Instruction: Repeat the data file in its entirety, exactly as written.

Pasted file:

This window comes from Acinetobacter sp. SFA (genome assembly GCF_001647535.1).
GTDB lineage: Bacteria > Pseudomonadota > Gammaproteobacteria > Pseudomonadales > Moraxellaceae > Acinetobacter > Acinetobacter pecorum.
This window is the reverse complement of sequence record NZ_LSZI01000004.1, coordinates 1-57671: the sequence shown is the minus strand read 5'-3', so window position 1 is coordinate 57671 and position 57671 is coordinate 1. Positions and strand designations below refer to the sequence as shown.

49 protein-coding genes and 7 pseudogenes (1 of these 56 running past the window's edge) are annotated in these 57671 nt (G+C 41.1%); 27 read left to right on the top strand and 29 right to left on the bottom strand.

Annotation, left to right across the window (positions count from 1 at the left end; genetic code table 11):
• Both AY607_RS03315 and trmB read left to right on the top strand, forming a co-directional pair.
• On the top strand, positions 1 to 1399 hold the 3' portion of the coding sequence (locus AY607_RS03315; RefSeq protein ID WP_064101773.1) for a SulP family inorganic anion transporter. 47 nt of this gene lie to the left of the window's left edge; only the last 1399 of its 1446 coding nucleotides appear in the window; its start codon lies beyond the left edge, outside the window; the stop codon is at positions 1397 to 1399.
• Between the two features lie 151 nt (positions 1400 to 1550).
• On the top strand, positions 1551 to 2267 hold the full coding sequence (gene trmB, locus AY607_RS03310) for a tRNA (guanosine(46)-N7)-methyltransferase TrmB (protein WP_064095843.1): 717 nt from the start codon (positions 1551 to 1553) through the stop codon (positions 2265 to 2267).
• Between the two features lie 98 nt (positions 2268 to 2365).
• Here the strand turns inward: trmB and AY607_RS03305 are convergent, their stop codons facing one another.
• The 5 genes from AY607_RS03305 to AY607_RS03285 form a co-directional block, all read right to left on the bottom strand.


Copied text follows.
This window comes from Acinetobacter sp. SFA (genome assembly GCF_001647535.1).
GTDB lineage: Bacteria > Pseudomonadota > Gammaproteobacteria > Pseudomonadales > Moraxellaceae > Acinetobacter > Acinetobacter pecorum.
This window is the reverse complement of sequence record NZ_LSZI01000004.1, coordinates 1-57671: the sequence shown is the minus strand read 5'-3', so window position 1 is coordinate 57671 and position 57671 is coordinate 1. Positions and strand designations below refer to the sequence as shown.

49 protein-coding genes and 7 pseudogenes (1 of these 56 running past the window's edge) are annotated in these 57671 nt (G+C 41.1%); 27 read left to right on the top strand and 29 right to left on the bottom strand.

Annotation, left to right across the window (positions count from 1 at the left end; genetic code table 11):
• Both AY607_RS03315 and trmB read left to right on the top strand, forming a co-directional pair.
• On the top strand, positions 1 to 1399 hold the 3' portion of the coding sequence (locus AY607_RS03315; RefSeq protein ID WP_064101773.1) for a SulP family inorganic anion transporter. 47 nt of this gene lie to the left of the window's left edge; only the last 1399 of its 1446 coding nucleotides appear in the window; its start codon lies beyond the left edge, outside the window; the stop codon is at positions 1397 to 1399.
• Between the two features lie 151 nt (positions 1400 to 1550).
• On the top strand, positions 1551 to 2267 hold the full coding sequence (gene trmB, locus AY607_RS03310) for a tRNA (guanosine(46)-N7)-methyltransferase TrmB (protein WP_064095843.1): 717 nt from the start codon (positions 1551 to 1553) through the stop codon (positions 2265 to 2267).
• Between the two features lie 98 nt (positions 2268 to 2365).
• Here the strand turns inward: trmB and AY607_RS03305 are convergent, their stop codons facing one another.
• The 5 genes from AY607_RS03305 to AY607_RS03285 form a co-directional block, all read right to left on the bottom strand.